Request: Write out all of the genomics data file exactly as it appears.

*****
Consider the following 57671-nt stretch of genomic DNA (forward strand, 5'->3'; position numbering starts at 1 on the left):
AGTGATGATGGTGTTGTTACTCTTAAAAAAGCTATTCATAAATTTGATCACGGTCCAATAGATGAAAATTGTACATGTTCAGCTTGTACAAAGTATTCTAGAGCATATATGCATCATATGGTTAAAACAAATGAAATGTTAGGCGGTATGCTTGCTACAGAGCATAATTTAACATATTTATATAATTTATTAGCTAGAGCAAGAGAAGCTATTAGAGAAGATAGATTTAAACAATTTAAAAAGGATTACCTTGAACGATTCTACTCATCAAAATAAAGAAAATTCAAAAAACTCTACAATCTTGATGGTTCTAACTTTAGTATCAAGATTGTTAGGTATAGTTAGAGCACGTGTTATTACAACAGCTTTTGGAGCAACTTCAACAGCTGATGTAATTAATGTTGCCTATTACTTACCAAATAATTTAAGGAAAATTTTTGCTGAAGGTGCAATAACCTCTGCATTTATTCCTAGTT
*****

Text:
Consider the following 57671-nt stretch of genomic DNA (forward strand, 5'->3'; position numbering starts at 1 on the left):
AGTGATGATGGTGTTGTTACTCTTAAAAAAGCTATTCATAAATTTGATCACGGTCCAATAGATGAAAATTGTACATGTTCAGCTTGTACAAAGTATTCTAGAGCATATATGCATCATATGGTTAAAACAAATGAAATGTTAGGCGGTATGCTTGCTACAGAGCATAATTTAACATATTTATATAATTTATTAGCTAGAGCAAGAGAAGCTATTAGAGAAGATAGATTTAAACAATTTAAAAAGGATTACCTTGAACGATTCTACTCATCAAAATAAAGAAAATTCAAAAAACTCTACAATCTTGATGGTTCTAACTTTAGTATCAAGATTGTTAGGTATAGTTAGAGCACGTGTTATTACAACAGCTTTTGGAGCAACTTCAACAGCTGATGTAATTAATGTTGCCTATTACTTACCAAATAATTTAAGGAAAATTTTTGCTGAAGGTGCAATAACCTCTGCATTTATTCCTAGTT